Commissioner Bud Selig announced during the final days of the regular season that agreements had been reached with FOX and Turner Sports on eight-year deals. Combined with the pact with ESPN that was announced in August, which also runs through 2021, Major League Baseball will receive a combined $12.4 billion in media revenue over the course of the contracts.
That represents more than a 100 percent increase over current rights fees and is expected to provide each team with upwards of $25 million in additional annual revenue.
"This is a remarkable day for baseball ... The value of these deals is a manifestation of how far this sport has come, and it's a reflection of how great a year we have had on the field," Selig said at the time. "FOX and Turner have played a key role in our growth of baseball."
As usual, the owners will also discuss baseball economics and hear committee reports. Longstanding issues such as the Athletics' desire to build a new stadium in San Jose, the disagreement between the Nationals and the Mid-Atlantic Sports Network over its share of rights fees with the Orioles, and instant replay could be discussed informally, though they're not on the agenda.
It's the new national deals that should be the focal point, however. And while money gets the headlines and much stays the same -- FOX will continue to broadcast the All-Star Game and World Series -- there are several wrinkles that could alter the way baseball is viewed.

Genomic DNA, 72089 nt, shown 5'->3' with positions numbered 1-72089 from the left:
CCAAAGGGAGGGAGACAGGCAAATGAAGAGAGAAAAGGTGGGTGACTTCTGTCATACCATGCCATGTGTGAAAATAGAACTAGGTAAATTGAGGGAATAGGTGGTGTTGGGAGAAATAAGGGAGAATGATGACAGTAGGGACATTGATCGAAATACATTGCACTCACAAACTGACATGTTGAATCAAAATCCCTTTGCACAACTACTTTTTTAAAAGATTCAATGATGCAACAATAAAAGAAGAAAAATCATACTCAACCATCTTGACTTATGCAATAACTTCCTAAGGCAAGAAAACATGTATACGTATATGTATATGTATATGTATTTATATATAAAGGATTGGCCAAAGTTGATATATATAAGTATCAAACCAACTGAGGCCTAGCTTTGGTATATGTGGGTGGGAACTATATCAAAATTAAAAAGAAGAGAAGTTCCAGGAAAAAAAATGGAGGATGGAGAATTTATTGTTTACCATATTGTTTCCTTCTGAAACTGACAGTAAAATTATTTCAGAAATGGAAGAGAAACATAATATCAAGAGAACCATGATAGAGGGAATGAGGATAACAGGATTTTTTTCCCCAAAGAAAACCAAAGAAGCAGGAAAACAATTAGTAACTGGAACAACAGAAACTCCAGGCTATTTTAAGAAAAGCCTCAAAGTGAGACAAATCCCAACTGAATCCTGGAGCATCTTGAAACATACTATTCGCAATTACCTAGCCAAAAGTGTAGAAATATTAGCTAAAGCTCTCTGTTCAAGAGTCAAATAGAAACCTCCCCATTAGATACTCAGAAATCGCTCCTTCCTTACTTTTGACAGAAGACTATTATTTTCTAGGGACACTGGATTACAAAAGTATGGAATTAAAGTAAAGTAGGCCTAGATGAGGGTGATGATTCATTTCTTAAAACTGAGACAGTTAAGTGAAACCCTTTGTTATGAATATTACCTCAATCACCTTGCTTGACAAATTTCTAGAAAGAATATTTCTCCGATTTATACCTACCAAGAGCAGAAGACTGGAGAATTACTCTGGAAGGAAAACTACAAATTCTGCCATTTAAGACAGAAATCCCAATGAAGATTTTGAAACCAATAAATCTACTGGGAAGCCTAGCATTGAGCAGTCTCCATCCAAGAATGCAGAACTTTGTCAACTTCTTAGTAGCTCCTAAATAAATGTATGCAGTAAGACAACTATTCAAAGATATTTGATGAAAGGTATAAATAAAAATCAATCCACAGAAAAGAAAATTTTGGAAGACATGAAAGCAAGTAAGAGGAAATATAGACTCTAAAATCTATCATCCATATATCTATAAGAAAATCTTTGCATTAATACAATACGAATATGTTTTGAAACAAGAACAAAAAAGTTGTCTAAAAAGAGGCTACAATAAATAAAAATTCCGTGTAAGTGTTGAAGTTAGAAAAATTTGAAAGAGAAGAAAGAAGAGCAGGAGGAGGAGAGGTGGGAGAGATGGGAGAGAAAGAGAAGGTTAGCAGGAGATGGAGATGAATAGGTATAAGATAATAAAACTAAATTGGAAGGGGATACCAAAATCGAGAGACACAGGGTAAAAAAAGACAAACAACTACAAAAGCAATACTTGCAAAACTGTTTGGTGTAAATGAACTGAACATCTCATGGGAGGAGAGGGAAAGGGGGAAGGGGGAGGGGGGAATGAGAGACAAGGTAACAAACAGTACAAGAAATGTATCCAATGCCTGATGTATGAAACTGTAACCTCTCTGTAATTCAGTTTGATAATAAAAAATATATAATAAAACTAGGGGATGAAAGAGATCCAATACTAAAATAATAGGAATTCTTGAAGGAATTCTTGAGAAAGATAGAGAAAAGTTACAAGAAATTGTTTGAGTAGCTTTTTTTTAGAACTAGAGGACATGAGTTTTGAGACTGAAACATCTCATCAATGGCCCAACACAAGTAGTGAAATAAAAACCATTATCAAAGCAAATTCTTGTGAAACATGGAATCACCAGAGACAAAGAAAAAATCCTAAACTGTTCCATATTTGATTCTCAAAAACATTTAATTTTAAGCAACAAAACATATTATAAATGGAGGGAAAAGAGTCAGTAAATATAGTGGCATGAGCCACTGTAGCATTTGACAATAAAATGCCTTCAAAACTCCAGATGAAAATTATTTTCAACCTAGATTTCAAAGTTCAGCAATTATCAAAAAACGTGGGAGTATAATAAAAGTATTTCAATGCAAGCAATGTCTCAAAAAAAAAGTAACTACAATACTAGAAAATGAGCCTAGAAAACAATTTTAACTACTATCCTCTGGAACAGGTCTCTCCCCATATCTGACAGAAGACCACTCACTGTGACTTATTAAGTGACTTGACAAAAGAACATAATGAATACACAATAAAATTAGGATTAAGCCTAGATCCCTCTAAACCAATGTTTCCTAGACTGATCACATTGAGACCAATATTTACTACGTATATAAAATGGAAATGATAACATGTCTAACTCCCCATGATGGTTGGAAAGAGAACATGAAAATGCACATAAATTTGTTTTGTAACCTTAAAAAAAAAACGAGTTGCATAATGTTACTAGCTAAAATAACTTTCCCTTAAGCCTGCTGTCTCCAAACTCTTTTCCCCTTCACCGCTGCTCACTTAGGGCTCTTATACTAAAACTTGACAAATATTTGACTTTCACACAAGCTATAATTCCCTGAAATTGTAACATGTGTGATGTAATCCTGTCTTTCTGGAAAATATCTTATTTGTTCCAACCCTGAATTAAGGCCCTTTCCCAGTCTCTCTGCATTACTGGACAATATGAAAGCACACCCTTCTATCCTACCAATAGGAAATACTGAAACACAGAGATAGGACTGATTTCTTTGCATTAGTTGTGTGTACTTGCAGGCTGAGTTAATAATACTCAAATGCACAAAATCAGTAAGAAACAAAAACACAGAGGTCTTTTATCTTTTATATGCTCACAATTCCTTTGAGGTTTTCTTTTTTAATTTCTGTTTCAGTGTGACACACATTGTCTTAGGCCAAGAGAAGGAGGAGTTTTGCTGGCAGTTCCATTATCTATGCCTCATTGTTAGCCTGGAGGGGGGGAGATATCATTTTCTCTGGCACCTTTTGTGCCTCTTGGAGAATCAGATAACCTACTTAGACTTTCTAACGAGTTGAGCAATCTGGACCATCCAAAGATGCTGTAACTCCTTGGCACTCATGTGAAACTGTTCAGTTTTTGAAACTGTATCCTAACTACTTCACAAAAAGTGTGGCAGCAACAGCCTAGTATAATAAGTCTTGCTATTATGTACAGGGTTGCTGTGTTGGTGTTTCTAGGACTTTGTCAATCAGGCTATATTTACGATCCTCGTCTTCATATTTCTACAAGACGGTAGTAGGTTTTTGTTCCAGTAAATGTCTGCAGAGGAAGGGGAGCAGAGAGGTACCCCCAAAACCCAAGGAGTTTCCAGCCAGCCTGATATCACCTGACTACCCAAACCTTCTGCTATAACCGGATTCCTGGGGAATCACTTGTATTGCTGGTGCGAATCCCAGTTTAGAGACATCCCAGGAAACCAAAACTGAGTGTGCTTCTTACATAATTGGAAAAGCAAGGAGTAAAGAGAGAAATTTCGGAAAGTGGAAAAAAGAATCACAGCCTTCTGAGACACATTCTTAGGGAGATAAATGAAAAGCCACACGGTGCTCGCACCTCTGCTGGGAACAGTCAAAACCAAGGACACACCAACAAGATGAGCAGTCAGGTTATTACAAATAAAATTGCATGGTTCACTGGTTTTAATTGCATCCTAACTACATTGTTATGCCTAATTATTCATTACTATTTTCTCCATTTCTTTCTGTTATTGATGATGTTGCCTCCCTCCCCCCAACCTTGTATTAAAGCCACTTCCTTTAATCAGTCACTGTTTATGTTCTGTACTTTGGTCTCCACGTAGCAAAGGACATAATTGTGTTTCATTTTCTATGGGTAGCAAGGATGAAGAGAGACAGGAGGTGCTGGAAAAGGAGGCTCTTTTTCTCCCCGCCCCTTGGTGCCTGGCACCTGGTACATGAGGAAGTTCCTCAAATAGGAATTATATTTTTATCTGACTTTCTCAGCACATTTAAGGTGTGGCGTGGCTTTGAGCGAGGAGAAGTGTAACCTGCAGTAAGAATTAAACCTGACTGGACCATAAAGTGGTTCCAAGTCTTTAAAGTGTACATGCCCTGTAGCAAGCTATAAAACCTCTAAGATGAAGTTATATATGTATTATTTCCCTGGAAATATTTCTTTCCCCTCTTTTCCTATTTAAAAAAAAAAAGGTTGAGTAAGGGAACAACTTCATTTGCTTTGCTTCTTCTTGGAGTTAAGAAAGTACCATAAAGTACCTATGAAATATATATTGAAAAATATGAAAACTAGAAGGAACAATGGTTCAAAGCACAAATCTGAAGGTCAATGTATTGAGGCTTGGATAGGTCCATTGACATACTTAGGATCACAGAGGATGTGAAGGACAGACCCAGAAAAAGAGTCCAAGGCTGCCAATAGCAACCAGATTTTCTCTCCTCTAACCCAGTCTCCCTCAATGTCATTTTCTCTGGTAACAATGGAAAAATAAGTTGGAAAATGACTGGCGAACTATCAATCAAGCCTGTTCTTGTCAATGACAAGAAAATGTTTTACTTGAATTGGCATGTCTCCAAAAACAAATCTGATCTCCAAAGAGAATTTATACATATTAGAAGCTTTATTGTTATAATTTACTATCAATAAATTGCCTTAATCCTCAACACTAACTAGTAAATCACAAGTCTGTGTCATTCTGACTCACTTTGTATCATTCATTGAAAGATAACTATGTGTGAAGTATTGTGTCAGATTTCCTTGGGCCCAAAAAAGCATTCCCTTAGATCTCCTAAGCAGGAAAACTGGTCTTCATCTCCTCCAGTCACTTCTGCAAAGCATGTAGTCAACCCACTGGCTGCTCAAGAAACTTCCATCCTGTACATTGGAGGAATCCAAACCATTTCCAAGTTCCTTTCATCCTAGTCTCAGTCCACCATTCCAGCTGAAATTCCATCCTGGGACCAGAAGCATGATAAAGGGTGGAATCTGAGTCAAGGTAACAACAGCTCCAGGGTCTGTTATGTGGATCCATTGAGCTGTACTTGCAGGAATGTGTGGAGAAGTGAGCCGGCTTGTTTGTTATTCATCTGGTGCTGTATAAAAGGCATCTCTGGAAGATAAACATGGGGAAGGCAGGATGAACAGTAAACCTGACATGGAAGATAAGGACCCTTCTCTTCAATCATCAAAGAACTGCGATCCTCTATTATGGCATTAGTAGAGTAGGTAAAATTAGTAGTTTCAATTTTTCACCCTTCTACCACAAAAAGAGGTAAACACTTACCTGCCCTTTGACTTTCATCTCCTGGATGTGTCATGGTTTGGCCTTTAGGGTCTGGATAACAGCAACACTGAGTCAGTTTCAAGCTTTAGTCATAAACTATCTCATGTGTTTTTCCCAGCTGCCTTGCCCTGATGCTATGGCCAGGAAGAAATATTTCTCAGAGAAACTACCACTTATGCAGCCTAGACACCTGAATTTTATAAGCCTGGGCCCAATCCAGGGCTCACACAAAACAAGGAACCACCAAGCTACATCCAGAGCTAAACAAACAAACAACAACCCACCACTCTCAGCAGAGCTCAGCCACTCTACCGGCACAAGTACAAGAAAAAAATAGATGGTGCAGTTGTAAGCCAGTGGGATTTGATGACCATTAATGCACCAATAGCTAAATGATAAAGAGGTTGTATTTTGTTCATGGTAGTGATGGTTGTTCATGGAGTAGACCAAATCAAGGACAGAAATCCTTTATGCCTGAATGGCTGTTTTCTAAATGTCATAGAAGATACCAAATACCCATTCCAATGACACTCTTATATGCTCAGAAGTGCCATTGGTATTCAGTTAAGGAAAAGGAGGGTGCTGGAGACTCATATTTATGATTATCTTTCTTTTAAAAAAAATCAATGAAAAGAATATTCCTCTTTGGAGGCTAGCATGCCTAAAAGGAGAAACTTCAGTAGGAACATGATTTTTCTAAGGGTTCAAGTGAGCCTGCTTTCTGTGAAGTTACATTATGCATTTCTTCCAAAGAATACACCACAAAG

For example, both the FOX and TBS deals include digital "TV Everywhere" rights to stream televised games and other MLB-related programming online and through mobile devices.
There has been speculation that FOX, which will double its regular-season game rights from 26 to 52 beginning in 2014, will use that to help launch a national all-sports network. Under the new agreement, 12 of its games will be shown exclusively on FOX, but the network has the right to show as many as 40 games on another nationally-distributed channel.
Games included in the FOX Saturday national exclusive windows, which were previously blacked out to MLB.TV and Extra Innings viewers, will be available beginning in 2014.
In addition to two Division Series games, MLB Network, now in about 75 million homes, has acquired the rights to telecast both the MLB All-Star Game Selection Show and the SiriusXM All-Star Futures Game.
Paul Hagen is a reporter for MLB.com. This story was not subject to the approval of Major League Baseball or its clubs.